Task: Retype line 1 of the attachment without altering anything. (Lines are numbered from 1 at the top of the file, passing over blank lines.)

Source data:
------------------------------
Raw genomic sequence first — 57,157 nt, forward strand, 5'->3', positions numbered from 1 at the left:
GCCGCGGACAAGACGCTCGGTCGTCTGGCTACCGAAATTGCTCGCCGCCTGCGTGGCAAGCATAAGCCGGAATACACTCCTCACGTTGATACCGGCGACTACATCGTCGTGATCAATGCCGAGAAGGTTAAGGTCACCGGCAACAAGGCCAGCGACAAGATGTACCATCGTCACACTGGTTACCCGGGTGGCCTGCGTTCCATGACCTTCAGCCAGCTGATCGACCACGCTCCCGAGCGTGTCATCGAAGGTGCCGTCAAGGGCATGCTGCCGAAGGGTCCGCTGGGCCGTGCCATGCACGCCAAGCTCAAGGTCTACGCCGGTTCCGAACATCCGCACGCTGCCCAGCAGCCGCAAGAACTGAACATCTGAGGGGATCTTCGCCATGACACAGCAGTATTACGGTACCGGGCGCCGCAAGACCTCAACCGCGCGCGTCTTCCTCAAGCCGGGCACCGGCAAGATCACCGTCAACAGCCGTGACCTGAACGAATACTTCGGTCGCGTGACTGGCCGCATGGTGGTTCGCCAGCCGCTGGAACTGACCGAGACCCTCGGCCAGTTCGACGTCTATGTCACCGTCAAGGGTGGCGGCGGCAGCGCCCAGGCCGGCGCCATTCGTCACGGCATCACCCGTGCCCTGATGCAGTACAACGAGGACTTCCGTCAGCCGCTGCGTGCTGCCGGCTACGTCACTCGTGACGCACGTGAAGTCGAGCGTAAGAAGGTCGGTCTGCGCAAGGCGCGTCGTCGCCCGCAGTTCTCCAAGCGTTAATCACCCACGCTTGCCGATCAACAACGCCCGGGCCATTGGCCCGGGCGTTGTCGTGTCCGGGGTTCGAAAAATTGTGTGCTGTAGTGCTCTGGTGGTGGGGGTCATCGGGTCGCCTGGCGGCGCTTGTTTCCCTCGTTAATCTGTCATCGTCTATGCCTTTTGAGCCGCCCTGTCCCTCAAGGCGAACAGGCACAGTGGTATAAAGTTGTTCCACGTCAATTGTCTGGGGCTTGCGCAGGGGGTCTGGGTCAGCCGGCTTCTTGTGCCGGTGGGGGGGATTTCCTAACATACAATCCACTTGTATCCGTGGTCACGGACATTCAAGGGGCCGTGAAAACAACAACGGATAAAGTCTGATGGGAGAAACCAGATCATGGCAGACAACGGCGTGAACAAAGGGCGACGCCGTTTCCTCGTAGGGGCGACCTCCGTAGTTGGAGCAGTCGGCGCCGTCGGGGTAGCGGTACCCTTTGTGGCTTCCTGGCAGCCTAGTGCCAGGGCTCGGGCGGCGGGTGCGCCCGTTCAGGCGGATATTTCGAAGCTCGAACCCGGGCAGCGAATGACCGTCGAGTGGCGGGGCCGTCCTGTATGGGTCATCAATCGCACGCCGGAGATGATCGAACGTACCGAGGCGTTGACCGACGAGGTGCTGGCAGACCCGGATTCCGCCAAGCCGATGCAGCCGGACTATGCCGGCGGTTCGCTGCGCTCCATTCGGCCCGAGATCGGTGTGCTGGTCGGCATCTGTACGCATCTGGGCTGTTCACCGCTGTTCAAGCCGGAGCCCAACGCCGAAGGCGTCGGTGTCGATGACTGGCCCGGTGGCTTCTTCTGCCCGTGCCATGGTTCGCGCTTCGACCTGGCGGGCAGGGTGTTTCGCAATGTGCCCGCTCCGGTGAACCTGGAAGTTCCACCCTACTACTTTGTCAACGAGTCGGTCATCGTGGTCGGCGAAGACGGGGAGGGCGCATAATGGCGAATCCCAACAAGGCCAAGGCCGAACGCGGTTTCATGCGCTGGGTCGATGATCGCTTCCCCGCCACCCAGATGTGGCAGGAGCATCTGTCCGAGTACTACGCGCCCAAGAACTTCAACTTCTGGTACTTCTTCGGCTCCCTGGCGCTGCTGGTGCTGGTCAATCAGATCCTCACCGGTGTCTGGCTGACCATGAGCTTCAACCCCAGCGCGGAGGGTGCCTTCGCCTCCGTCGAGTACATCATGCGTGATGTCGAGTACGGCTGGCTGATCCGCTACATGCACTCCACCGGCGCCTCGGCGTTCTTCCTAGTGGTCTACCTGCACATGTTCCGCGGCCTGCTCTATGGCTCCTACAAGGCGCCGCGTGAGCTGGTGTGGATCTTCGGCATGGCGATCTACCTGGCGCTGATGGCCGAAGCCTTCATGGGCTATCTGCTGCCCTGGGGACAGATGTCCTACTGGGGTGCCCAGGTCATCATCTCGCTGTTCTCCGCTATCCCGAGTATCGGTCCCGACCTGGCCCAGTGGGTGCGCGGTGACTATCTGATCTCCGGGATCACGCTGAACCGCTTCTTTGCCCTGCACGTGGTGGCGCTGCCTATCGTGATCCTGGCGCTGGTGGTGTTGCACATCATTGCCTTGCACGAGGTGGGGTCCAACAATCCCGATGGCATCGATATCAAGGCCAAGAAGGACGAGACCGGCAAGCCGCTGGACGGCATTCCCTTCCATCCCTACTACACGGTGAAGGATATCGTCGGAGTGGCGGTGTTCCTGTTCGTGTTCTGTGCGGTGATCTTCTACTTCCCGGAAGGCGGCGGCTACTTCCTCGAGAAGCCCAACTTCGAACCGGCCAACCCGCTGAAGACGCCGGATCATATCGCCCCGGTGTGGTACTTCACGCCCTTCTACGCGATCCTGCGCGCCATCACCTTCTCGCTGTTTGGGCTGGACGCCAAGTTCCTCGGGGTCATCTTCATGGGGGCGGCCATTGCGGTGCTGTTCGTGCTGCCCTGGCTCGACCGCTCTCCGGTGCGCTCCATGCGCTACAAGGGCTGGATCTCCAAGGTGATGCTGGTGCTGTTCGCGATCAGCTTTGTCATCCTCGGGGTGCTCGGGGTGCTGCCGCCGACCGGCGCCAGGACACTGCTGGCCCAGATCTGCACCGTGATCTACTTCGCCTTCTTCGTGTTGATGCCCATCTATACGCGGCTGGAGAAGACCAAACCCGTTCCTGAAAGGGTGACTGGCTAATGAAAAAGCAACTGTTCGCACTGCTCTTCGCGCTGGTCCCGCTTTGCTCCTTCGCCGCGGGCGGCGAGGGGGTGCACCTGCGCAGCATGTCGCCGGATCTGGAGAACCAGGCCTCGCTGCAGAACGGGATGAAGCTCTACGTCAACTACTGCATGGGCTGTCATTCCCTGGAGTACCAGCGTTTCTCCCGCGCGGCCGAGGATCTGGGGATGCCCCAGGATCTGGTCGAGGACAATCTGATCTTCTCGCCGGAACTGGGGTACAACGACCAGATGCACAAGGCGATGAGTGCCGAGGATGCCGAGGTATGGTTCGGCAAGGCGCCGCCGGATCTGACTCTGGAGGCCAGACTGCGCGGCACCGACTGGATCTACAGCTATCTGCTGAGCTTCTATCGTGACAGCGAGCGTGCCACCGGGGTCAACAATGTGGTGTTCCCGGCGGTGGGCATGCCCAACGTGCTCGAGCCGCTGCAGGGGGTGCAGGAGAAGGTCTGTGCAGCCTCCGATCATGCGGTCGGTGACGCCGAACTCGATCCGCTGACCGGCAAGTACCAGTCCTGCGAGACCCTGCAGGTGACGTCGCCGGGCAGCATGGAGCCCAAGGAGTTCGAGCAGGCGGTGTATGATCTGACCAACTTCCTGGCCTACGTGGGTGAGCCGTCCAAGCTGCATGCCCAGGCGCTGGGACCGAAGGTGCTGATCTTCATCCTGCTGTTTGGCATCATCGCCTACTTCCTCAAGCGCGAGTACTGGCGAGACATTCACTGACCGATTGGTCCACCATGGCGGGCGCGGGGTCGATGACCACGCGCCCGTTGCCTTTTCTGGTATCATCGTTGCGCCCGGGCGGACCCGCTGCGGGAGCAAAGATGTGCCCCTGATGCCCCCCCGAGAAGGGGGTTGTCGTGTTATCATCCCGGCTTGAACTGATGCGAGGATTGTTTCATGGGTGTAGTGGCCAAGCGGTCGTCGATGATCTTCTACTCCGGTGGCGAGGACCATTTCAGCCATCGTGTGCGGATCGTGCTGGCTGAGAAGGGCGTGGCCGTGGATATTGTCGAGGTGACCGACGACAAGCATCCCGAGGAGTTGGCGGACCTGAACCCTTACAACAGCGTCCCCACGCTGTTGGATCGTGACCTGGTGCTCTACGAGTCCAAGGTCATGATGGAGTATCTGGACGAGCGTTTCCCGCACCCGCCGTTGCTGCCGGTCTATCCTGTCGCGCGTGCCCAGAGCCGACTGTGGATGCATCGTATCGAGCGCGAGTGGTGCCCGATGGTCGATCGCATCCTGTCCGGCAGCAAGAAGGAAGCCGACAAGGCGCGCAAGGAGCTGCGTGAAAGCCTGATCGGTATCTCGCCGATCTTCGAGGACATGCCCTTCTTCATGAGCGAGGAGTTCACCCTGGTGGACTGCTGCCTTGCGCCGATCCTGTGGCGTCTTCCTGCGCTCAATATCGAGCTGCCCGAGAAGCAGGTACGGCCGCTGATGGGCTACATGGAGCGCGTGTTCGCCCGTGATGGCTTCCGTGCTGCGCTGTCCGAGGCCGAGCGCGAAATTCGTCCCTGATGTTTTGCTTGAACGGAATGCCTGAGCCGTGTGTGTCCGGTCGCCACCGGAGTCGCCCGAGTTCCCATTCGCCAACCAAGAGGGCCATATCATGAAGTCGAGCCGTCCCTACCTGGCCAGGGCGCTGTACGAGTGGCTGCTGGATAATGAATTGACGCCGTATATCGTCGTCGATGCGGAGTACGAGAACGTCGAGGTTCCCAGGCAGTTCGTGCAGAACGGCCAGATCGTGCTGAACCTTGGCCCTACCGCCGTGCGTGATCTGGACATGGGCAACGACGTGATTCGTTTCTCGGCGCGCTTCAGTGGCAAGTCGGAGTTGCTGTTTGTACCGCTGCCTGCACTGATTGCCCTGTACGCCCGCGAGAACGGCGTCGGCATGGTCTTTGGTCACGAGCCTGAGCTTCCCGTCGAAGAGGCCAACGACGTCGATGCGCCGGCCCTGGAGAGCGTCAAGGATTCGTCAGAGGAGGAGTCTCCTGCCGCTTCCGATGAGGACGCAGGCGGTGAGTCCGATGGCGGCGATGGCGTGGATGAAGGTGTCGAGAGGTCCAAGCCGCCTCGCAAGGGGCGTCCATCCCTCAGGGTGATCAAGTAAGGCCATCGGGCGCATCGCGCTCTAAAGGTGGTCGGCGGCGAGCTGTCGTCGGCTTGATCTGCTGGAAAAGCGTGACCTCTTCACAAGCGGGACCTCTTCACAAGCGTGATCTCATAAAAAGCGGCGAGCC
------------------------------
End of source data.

Raw genomic sequence first — 57,157 nt, forward strand, 5'->3', positions numbered from 1 at the left: